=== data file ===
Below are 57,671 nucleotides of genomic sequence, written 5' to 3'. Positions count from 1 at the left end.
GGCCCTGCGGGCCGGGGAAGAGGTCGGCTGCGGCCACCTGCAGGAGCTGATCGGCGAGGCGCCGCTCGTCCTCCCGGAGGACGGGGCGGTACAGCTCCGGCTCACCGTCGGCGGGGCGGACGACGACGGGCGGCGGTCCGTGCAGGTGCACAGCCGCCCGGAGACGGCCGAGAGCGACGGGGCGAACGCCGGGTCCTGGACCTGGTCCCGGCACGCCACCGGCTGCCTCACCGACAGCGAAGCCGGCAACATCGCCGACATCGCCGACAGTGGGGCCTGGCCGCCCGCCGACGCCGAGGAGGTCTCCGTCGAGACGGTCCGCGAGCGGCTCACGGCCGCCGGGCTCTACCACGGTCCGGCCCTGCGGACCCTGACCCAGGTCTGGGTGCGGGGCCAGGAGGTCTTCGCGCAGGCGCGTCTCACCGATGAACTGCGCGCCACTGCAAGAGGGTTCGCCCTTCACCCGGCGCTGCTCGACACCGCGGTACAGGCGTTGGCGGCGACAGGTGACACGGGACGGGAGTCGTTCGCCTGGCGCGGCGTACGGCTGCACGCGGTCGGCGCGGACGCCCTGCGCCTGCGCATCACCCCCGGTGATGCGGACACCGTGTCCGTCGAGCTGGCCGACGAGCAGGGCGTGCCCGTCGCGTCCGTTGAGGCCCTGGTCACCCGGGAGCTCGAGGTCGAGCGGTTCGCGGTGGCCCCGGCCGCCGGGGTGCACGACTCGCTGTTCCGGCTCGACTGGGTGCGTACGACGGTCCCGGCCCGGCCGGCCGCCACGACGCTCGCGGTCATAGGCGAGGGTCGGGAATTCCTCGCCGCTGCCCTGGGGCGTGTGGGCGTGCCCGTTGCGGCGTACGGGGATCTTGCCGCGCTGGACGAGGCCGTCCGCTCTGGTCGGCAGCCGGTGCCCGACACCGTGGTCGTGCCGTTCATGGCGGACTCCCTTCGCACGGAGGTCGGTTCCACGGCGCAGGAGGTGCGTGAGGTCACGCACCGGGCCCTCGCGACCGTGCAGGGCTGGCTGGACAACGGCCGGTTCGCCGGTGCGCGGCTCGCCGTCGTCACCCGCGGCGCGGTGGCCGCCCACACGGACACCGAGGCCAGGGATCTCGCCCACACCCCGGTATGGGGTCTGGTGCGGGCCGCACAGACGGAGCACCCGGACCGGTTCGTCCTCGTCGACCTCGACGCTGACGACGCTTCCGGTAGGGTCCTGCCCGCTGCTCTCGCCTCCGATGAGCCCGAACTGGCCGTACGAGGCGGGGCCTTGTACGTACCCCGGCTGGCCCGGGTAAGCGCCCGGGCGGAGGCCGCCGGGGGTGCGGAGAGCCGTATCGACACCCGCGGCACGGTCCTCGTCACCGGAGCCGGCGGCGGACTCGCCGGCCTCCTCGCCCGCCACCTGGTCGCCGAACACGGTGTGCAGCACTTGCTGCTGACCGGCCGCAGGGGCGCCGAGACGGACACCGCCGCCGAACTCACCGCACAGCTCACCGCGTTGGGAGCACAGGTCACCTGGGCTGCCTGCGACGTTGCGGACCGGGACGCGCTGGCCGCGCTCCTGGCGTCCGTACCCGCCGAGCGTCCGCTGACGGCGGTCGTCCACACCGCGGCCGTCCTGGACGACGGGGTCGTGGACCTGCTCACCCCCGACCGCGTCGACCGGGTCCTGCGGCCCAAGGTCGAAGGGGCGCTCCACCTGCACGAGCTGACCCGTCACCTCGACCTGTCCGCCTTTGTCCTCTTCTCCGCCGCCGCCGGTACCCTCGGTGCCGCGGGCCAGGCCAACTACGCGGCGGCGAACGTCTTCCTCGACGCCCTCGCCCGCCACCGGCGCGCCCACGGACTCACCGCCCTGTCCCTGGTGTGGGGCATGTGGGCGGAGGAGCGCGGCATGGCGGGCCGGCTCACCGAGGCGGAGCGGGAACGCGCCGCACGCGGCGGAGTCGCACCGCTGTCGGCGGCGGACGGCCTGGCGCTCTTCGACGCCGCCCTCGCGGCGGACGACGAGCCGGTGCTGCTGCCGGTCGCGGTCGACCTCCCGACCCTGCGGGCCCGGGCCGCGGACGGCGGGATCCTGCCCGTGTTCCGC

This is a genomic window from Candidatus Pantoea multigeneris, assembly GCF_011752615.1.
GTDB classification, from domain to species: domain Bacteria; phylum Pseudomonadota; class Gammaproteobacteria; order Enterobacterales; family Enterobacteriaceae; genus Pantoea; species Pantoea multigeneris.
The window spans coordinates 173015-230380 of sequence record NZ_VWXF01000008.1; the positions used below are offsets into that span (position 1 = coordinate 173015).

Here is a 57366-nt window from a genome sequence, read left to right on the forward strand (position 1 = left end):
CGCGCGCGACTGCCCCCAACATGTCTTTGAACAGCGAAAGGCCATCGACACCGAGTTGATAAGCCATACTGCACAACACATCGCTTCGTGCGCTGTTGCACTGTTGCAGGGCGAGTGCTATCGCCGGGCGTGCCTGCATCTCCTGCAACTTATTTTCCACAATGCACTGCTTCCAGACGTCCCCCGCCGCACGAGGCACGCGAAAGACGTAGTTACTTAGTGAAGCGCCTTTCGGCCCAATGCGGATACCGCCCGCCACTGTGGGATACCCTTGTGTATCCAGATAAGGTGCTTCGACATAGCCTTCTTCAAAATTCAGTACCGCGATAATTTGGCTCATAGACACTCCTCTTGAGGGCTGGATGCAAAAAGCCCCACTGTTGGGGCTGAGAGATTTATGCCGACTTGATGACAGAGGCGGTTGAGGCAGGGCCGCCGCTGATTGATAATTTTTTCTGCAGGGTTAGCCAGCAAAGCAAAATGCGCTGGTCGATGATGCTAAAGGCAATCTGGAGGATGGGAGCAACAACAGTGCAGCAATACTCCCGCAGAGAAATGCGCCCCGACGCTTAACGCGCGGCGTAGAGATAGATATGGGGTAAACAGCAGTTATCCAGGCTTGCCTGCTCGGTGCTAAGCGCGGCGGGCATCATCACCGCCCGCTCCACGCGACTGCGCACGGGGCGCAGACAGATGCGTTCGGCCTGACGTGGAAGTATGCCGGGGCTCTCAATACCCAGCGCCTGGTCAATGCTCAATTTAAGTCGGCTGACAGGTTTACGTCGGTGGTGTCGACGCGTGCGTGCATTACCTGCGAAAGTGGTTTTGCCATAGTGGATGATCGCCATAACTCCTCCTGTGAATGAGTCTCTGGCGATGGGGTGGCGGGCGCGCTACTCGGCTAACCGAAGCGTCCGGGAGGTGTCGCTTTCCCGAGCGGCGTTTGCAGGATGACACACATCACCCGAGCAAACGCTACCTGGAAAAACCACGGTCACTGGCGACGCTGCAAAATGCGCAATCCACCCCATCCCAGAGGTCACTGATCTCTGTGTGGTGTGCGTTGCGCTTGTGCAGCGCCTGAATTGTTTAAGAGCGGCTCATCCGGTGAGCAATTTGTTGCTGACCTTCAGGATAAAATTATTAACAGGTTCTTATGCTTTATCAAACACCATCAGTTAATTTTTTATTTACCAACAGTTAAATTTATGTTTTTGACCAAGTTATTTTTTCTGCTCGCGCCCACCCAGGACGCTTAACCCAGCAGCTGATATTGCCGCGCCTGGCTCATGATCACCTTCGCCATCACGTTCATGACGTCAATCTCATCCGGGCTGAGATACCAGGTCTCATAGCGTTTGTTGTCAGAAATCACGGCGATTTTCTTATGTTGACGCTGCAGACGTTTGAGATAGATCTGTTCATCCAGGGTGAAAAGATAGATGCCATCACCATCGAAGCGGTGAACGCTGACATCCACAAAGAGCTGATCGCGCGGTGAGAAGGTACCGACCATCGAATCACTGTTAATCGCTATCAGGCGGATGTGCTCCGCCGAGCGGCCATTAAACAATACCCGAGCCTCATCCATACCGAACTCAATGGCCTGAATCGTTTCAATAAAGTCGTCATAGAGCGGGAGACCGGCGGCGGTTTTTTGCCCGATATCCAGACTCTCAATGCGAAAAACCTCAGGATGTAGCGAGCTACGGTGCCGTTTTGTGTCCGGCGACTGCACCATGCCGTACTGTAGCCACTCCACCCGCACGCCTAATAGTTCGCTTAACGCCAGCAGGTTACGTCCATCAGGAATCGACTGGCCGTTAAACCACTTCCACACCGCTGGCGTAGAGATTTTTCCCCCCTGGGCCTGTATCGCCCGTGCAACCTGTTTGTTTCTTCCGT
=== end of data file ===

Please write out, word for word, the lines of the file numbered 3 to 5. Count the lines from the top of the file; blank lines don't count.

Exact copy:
This is a genomic window from Candidatus Pantoea multigeneris, assembly GCF_011752615.1.
GTDB classification, from domain to species: domain Bacteria; phylum Pseudomonadota; class Gammaproteobacteria; order Enterobacterales; family Enterobacteriaceae; genus Pantoea; species Pantoea multigeneris.
The window spans coordinates 173015-230380 of sequence record NZ_VWXF01000008.1; the positions used below are offsets into that span (position 1 = coordinate 173015).